It is imperative that educators not only do these three things, but also ensure that they work together. Creating and communicating a seamless vision of equitable ELA instruction ensures that teaching and support are aligned in the most equitable ways. As COVID-19 forces us to consider how we can restructure school to better meet all children’s needs, we have new opportunities to follow this path to effective and equitable instruction. There is a paradox associated with supporting students who are not yet reading and working to grade-level expectations. Intuitively, educators often bring the work to a level at which students can experience success. However, the real benefits and opportunities for growth come from bringing students to the work of the grade. As adults, we are in the midst of this productive struggle as we simultaneously wrestle with trying to meet student needs from afar and plan for a return to face-to-face instruction that may initially be sporadic. Learning takes place in the productive struggle. And this struggle, for both adults and students, will take place in the intersection of the standards and equity that is essential for closing the opportunity gap caused by systemic bias and racism.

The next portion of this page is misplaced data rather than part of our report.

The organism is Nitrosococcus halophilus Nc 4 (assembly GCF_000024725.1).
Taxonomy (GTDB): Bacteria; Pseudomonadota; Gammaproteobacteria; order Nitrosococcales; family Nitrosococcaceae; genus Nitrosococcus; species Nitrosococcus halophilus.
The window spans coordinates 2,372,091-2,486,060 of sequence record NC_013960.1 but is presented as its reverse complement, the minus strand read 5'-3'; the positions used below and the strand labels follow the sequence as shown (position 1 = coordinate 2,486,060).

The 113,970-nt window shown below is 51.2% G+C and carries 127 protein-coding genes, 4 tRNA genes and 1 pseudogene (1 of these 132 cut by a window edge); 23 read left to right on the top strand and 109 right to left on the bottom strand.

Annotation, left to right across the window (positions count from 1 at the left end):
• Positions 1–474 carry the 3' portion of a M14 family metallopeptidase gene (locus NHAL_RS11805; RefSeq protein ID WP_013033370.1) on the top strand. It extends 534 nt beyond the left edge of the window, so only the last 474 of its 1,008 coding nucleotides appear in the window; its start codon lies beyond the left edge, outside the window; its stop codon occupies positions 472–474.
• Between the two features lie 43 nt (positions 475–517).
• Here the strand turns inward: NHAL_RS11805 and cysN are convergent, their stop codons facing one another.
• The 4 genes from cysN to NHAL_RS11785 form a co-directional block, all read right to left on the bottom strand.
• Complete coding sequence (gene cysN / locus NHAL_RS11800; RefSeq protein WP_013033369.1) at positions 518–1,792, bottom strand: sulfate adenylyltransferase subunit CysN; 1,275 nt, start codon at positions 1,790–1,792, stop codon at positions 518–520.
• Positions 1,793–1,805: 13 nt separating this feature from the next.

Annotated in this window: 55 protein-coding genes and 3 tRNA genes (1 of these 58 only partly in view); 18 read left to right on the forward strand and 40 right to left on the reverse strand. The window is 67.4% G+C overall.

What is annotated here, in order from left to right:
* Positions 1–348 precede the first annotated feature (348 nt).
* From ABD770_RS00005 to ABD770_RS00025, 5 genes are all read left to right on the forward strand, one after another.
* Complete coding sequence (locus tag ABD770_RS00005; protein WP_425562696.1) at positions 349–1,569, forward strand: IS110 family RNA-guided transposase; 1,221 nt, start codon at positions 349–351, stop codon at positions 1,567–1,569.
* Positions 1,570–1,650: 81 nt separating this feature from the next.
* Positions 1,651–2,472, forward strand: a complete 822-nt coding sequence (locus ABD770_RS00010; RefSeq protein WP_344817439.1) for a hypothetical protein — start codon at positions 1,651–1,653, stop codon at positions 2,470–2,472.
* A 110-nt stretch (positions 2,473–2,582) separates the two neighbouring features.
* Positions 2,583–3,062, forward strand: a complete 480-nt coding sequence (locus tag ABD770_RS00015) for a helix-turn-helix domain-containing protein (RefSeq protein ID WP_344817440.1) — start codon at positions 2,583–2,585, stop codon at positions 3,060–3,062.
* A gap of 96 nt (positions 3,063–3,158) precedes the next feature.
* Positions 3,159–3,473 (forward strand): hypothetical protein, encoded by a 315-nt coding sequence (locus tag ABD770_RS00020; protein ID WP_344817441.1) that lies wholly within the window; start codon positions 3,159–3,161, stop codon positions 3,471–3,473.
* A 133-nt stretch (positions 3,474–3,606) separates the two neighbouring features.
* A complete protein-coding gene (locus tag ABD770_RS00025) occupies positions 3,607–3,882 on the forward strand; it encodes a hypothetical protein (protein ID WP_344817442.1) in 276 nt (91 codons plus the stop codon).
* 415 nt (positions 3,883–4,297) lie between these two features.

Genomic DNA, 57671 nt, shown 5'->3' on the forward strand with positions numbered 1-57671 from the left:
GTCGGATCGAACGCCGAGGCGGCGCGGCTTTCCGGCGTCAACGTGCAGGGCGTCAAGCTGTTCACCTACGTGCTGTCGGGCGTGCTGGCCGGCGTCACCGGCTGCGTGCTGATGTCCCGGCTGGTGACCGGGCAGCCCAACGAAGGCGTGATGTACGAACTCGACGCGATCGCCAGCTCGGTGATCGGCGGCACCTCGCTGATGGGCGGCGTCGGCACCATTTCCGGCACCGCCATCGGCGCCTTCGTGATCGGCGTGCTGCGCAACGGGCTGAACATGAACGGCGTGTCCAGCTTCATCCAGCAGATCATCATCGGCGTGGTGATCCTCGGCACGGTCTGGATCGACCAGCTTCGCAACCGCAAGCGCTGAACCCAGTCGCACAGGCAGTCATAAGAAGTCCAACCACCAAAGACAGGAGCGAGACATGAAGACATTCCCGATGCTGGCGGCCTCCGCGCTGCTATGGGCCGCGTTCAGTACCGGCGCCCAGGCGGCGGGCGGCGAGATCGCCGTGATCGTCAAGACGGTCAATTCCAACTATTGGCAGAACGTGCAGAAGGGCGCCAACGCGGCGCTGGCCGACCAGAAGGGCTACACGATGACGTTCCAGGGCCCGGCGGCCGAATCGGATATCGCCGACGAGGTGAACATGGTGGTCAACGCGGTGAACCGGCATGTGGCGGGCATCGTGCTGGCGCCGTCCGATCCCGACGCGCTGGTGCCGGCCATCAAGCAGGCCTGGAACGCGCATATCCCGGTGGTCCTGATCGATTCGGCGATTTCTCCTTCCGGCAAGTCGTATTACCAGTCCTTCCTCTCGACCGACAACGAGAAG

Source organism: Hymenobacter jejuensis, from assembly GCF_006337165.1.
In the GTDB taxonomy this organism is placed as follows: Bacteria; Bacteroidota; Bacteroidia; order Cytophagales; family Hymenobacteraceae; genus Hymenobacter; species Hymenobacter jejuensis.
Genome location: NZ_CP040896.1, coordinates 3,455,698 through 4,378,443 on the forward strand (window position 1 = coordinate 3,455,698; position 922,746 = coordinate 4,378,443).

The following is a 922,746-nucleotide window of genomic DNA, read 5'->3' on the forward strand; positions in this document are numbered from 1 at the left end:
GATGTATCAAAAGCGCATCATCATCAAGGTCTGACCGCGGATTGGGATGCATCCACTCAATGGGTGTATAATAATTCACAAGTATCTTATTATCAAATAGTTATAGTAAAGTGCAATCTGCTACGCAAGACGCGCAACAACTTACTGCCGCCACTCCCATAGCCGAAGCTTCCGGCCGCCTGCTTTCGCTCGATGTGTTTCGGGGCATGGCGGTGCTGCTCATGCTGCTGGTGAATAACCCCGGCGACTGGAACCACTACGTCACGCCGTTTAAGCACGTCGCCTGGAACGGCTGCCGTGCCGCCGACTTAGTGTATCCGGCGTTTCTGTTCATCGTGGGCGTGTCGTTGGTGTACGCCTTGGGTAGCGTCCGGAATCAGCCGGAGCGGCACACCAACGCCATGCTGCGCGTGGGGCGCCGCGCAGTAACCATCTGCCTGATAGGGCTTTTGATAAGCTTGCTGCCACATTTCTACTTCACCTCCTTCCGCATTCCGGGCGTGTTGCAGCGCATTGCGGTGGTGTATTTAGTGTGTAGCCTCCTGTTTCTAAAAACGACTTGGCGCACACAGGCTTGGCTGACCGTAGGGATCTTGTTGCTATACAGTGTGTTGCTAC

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Meet our UnboundEd team behind “Equitable ELA Instruction.”
Senior Director, ELA
Alice Wiggins has directed initiatives at the national level related to P-3 ELA curriculum implementation and support. As senior director, ELA, she is responsible for ELA partner engagement work, curriculum development, and supporting professional development programs for the Standards Institute. Alice was previously executive vice president of the Core Knowledge Foundation and previously served as associate director of the Preschool Language and Literacy Lab at the University of Virginia. She is also the author or co-author of a number of publications including the Core Knowledge Preschool Sequence and Teacher Handbook; Preschoolers at Play: Building Language and Literacy through Dramatic Play; Scaffolding With Storybooks: A Guide for Enhancing Young Children’s Language; and Literacy Achievement and Assessment in Emergent Literacy. Alice’s interests and expertise in education are enhanced by her 15 years as a consultant and project manager in the private sector.
Director, Program and Engagement